joan mitchell and lee krasner
Joan Mitchell and Lee Krasner rooms.

helen frankenthaler
Helen Frankenthaler room.

incision by jay defeo
Detail from Incision by Jay Defeo.

all green by mary abbott
All Green by Mary Abbott.

autumn leaves by ethel schwabacher
Autumn Leaves by Ethel Schwabacher.

pennington i pellham ii by ethel schwabacher
Pennington I/Pellham II by Ethel Schwabacher (she was my favorite).

woman by judith godwin
Woman by Judith Godwin.

Bonus:

This is pretty dang cool: a painting of a prehistoric octopus made from squid ink discovered in a 95-million-years-old fossil!



Have an excellent week, everyone!



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Sunday, June 5, 2016

Sunday Snapshot is Going Outside!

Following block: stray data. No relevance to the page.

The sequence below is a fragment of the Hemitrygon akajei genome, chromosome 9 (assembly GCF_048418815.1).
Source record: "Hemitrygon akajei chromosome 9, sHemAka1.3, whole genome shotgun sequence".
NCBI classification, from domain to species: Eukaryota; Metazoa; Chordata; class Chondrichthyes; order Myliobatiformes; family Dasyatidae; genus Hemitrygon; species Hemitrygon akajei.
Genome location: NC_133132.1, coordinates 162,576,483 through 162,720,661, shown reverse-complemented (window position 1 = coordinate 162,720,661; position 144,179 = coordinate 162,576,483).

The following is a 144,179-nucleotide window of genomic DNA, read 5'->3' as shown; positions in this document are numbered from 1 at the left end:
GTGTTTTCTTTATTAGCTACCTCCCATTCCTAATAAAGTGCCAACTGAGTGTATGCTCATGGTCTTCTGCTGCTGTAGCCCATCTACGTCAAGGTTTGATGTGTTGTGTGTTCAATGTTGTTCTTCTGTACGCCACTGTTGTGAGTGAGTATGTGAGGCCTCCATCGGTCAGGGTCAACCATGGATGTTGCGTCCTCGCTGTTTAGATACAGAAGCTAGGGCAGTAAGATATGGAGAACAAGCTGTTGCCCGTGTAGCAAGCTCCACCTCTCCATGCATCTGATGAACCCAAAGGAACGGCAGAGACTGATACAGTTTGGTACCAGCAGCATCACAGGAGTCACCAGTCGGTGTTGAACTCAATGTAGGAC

After I finish this post.

Currently reading:

The Raven King by Maggie Stiefvater: That bromance is way more serious than I thought.
The Passion of the Purple Plumeria by Lauren Willig: The fact that this is such a long-running series quite frankly confuses me at this point, but I'm enjoying it.

Movies watched:

money monster
Money Monster, starring George Clooney, Kyle Budwell, and Julia Roberts

Lee Gates' financial show, Money Monster, is more about making noise than providing real information about Wall Street. But all that changes when apparent Southie Jack O'Connell takes him hostage and demands answers for Gates' poor financial advice.